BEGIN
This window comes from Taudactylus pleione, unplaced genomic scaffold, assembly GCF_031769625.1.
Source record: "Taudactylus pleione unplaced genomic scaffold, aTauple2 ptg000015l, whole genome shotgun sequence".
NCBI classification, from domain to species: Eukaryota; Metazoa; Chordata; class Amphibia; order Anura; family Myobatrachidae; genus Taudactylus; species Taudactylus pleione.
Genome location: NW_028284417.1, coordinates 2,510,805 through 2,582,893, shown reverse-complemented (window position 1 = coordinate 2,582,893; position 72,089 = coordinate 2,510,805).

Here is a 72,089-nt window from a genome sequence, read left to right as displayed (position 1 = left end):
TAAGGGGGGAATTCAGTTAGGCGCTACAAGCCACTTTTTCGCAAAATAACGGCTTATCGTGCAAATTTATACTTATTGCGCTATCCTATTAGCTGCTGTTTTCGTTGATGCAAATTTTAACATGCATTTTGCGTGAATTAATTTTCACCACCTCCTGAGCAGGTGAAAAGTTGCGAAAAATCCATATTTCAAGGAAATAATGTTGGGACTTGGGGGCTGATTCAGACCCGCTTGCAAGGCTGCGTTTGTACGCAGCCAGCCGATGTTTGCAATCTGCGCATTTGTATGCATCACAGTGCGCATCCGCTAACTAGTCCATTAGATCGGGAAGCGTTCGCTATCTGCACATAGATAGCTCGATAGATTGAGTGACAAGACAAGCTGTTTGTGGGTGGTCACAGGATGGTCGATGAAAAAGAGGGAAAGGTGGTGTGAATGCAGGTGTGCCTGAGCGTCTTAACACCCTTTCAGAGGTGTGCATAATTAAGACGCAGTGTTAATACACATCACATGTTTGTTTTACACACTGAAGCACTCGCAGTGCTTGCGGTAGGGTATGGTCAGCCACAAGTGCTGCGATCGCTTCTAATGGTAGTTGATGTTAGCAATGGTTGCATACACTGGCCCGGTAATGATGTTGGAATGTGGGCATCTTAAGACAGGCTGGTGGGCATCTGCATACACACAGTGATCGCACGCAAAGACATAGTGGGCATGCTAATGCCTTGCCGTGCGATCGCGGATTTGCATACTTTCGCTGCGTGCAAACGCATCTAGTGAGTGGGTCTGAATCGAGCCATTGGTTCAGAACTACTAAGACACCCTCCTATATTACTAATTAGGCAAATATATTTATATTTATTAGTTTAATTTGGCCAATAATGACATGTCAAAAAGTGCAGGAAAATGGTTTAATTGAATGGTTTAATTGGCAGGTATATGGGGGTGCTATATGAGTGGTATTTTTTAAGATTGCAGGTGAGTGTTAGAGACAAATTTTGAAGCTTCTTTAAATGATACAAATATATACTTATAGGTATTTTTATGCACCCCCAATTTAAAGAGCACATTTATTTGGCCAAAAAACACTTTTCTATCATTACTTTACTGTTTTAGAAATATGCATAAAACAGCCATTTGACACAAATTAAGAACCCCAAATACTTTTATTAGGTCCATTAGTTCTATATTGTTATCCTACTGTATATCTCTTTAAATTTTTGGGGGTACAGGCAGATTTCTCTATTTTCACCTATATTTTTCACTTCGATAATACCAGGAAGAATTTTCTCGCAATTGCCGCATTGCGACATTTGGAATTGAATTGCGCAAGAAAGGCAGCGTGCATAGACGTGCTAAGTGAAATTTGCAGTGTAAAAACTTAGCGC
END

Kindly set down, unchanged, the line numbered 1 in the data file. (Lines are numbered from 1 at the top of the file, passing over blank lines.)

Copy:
This window comes from Taudactylus pleione, unplaced genomic scaffold, assembly GCF_031769625.1.